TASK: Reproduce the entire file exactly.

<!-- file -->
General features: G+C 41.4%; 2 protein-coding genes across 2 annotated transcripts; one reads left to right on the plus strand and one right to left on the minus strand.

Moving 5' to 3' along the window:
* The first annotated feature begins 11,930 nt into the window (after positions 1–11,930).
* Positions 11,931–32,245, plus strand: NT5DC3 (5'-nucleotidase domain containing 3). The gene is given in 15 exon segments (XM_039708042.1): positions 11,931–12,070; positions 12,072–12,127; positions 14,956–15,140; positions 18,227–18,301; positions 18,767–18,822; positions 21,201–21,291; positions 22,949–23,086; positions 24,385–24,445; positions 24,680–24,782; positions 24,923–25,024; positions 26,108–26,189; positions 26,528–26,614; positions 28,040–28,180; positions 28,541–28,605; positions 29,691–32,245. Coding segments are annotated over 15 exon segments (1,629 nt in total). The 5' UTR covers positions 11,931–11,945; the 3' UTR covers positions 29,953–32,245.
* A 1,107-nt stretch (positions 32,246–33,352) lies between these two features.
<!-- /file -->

General features: G+C 41.4%; 2 protein-coding genes across 2 annotated transcripts; one reads left to right on the plus strand and one right to left on the minus strand.

Moving 5' to 3' along the window:
* The first annotated feature begins 11,930 nt into the window (after positions 1–11,930).
* Positions 11,931–32,245, plus strand: NT5DC3 (5'-nucleotidase domain containing 3). The gene is given in 15 exon segments (XM_039708042.1): positions 11,931–12,070; positions 12,072–12,127; positions 14,956–15,140; positions 18,227–18,301; positions 18,767–18,822; positions 21,201–21,291; positions 22,949–23,086; positions 24,385–24,445; positions 24,680–24,782; positions 24,923–25,024; positions 26,108–26,189; positions 26,528–26,614; positions 28,040–28,180; positions 28,541–28,605; positions 29,691–32,245. Coding segments are annotated over 15 exon segments (1,629 nt in total). The 5' UTR covers positions 11,931–11,945; the 3' UTR covers positions 29,953–32,245.
* A 1,107-nt stretch (positions 32,246–33,352) lies between these two features.